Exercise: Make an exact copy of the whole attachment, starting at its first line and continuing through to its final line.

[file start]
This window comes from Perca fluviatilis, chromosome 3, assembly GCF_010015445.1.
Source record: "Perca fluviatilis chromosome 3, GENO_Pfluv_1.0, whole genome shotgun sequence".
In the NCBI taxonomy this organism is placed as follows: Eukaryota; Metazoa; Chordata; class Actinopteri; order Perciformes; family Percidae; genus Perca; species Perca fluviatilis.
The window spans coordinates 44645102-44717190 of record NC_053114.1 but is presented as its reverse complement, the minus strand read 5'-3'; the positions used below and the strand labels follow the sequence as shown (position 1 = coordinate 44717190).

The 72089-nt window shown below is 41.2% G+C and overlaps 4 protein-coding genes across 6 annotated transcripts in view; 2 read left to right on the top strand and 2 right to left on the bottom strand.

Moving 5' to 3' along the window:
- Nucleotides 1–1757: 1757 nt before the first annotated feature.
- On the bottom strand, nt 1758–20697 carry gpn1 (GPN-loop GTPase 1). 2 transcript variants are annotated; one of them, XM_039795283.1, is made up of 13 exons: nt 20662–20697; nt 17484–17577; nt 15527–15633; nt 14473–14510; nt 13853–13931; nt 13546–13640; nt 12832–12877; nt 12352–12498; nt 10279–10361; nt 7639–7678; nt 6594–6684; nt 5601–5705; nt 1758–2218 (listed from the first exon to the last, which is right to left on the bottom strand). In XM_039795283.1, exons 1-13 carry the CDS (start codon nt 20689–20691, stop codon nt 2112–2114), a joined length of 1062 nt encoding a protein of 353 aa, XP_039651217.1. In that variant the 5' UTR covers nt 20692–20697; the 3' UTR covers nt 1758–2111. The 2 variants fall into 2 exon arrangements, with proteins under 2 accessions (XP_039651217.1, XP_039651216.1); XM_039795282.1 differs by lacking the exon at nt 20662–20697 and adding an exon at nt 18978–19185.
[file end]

This window comes from Perca fluviatilis, chromosome 3, assembly GCF_010015445.1.
Source record: "Perca fluviatilis chromosome 3, GENO_Pfluv_1.0, whole genome shotgun sequence".
In the NCBI taxonomy this organism is placed as follows: Eukaryota; Metazoa; Chordata; class Actinopteri; order Perciformes; family Percidae; genus Perca; species Perca fluviatilis.
The window spans coordinates 44645102-44717190 of record NC_053114.1 but is presented as its reverse complement, the minus strand read 5'-3'; the positions used below and the strand labels follow the sequence as shown (position 1 = coordinate 44717190).

The 72089-nt window shown below is 41.2% G+C and overlaps 4 protein-coding genes across 6 annotated transcripts in view; 2 read left to right on the top strand and 2 right to left on the bottom strand.

Moving 5' to 3' along the window:
- Nucleotides 1–1757: 1757 nt before the first annotated feature.
- On the bottom strand, nt 1758–20697 carry gpn1 (GPN-loop GTPase 1). 2 transcript variants are annotated; one of them, XM_039795283.1, is made up of 13 exons: nt 20662–20697; nt 17484–17577; nt 15527–15633; nt 14473–14510; nt 13853–13931; nt 13546–13640; nt 12832–12877; nt 12352–12498; nt 10279–10361; nt 7639–7678; nt 6594–6684; nt 5601–5705; nt 1758–2218 (listed from the first exon to the last, which is right to left on the bottom strand). In XM_039795283.1, exons 1-13 carry the CDS (start codon nt 20689–20691, stop codon nt 2112–2114), a joined length of 1062 nt encoding a protein of 353 aa, XP_039651217.1. In that variant the 5' UTR covers nt 20692–20697; the 3' UTR covers nt 1758–2111. The 2 variants fall into 2 exon arrangements, with proteins under 2 accessions (XP_039651217.1, XP_039651216.1); XM_039795282.1 differs by lacking the exon at nt 20662–20697 and adding an exon at nt 18978–19185.